The stories that donor offspring tell about their confusion help to illustrate why they might be, as a group, faring so much worse. Christine Whipp, a British author conceived by anonymous sperm donation more than four decades ago, gives voice to the feelings some donor offspring have of being a "freak of nature" or a "lab experiment":
    My existence owed almost nothing to the serendipitous nature of normal human reproduction, where babies are the natural progression of mutually fulfilling adult relationships, but rather represented a verbal contract, a financial transaction and a cold, clinical harnessing of medical technology."

  4. This is Karen Clark, the donor offspring co-investigator of the MDND report and blogger at FamilyScholars.org. I am very sympathetic to the experiences of adoptees (as is Elizabeth) and in fact I am trying to advocate for opening adoption records (in my blogging efforts) as well as banning donor anonymity. Several of my posts are directly related to adoption loss. One person left a comment under one of our posts suggesting that they thought we even had a "radical anti-adoption" stance. Please help us support you by joining in on our discussions related to this topic. I want your voices heard along with the donor conceived...Thank you.
    -Karen Clark

  5. @ Von, ""Adoption is a good, vital, and positive institution that finds parents for children who need families."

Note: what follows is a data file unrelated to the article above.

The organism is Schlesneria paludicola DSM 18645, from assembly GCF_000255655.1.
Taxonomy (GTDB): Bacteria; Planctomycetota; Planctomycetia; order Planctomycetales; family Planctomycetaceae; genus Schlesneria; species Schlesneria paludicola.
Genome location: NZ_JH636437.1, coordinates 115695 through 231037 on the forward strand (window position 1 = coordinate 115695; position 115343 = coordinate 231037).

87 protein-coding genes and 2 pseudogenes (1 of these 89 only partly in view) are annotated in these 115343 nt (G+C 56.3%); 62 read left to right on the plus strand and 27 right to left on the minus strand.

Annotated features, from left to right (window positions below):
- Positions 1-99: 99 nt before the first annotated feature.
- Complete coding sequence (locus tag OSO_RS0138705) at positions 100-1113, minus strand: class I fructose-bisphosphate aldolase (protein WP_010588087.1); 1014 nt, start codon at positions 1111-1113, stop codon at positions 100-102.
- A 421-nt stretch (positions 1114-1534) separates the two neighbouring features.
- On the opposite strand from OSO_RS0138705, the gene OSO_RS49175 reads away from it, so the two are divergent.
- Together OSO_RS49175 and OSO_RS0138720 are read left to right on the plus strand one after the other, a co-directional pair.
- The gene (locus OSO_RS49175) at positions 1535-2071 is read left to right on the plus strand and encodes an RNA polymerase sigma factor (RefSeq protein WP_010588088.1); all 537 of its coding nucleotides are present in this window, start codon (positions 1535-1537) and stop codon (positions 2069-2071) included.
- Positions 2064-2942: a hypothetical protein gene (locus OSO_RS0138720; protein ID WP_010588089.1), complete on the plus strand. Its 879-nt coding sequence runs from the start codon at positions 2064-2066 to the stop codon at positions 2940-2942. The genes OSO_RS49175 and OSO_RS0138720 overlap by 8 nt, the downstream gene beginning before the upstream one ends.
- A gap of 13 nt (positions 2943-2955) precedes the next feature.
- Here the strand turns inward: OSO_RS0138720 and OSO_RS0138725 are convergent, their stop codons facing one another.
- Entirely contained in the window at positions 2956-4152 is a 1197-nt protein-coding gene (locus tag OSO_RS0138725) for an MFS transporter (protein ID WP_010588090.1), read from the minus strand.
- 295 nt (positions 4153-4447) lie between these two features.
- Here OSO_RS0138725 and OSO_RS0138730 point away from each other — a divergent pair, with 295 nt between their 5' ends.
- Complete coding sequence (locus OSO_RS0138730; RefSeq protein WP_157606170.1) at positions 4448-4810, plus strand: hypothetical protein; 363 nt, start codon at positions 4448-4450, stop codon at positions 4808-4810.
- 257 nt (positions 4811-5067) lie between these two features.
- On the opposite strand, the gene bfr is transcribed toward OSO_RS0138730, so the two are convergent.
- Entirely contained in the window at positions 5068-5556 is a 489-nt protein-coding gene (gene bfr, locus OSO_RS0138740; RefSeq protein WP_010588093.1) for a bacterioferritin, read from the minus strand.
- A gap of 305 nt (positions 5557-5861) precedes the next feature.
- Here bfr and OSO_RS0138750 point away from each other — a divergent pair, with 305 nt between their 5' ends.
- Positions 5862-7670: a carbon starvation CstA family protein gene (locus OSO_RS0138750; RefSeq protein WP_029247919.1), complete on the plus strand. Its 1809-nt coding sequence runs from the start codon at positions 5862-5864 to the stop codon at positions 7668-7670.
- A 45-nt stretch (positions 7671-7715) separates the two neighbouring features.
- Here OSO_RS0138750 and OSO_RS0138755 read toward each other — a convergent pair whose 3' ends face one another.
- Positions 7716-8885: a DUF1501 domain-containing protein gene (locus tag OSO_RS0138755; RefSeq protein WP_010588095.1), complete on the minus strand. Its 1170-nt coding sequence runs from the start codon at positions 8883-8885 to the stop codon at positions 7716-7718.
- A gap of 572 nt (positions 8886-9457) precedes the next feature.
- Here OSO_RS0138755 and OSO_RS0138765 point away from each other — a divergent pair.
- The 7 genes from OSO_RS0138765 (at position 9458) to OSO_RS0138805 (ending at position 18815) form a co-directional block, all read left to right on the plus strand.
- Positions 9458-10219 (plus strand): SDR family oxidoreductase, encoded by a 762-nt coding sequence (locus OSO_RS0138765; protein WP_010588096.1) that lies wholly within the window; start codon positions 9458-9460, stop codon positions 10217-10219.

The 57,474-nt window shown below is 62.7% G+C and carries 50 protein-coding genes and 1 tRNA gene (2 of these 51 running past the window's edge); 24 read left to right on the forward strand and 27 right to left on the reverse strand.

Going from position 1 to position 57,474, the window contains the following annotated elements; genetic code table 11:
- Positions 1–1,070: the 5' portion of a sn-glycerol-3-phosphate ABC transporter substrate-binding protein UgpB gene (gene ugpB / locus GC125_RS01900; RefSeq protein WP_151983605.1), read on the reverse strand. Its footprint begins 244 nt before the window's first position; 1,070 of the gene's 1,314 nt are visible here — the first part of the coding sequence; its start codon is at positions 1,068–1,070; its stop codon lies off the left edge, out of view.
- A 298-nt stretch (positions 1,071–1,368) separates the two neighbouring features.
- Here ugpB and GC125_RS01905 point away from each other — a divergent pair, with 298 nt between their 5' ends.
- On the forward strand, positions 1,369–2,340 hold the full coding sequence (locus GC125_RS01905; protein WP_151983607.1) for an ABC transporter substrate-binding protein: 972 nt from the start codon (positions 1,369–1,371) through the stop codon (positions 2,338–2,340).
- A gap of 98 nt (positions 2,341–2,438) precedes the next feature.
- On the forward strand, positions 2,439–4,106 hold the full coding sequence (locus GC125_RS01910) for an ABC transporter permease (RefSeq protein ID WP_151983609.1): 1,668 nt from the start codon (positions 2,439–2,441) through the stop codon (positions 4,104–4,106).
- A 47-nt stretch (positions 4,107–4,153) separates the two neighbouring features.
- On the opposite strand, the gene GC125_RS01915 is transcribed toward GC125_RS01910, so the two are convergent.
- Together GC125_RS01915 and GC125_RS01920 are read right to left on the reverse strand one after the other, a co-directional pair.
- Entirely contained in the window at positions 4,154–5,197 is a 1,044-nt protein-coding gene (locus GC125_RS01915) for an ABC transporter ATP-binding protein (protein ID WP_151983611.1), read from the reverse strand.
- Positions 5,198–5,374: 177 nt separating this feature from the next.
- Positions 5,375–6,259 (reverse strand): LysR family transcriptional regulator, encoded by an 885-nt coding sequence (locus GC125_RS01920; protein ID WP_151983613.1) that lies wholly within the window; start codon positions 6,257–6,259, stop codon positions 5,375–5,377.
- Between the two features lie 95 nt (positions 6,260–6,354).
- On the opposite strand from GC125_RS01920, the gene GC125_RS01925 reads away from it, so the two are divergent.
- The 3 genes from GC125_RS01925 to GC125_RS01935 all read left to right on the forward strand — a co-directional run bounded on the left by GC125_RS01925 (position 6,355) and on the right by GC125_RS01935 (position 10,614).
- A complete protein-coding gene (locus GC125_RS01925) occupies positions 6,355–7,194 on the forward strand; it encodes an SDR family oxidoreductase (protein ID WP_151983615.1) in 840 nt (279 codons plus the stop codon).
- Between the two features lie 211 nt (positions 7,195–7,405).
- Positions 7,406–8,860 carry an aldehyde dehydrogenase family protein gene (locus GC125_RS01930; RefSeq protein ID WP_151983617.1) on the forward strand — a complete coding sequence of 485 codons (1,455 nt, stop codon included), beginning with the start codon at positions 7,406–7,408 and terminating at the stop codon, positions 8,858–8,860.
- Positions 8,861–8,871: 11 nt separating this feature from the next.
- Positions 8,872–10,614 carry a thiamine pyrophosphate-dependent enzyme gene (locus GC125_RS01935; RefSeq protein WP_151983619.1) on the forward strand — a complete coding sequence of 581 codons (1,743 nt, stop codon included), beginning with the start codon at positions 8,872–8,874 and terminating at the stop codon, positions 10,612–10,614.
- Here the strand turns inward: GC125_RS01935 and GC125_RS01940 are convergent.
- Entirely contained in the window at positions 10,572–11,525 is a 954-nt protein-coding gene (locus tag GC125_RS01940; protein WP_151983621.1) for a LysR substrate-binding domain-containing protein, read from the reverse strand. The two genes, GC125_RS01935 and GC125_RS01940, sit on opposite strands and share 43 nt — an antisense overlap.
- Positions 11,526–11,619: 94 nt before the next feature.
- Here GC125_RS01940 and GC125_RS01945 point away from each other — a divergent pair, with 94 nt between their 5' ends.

That is a legitimate opinion, not "research", and the operative word is "need".

    The reality is that children who, for whatever reason do not have parents or extended family willing or able to take care for them, do *need* homes, whether by adoption, guardianship or whatever arrangement would most appropriate to their circumstances.

  6. As one of the mindless masses, I am very intrigued by think tanks (LOVE 'em), and am so grateful that they do all that that heavy-duty cogitating for me. I mean, it's not as if us hoi polloi
    are capable on our lonesome.

    "The Institute for American Values, founded in 1987,
    is a nonprofit, nonpartisan organization whose mission is to study and strengthen key American values.'

    What is the history of The Institute of American Values?
    How was it first conceived?
    And by whom was that name, that carries so much moral authority, chosen?

    Wikipedia is no help.
    It's not that I'm opposed to all that they seem to stand for.
    It's simply that this inquiring mind wants to know.

  7. Cat here.

    Anonymous sperm donors are not so anonymous anymore thanks to science. Here's Y (pun intended).

    The Y chromosome passes from father to son virtually unchanged.
    Scientists have found that Y chromosomes can be connected to surnames. Companies have already been set up to exploit this. There are now stories of successful finds using this method. As there is no legal minimum age requirement to use DNA facilities, even children can do this - one already has. He was 15.

    Here are some links to those stories.

    15 year old finds donor father

    Adoptees are using this technology as well.

    DNA Helps Adoptees find Surname

    Wall Street Journal
    Adopted Man's Quest for his Father

  8. Cat here.

    The tinyurl links don't seem to be working.

    Here are the full links for the previous posting.

    DNA Helps Adoptees find Surname

    Wall Street Journal
    Adopted Man's Quest for his Father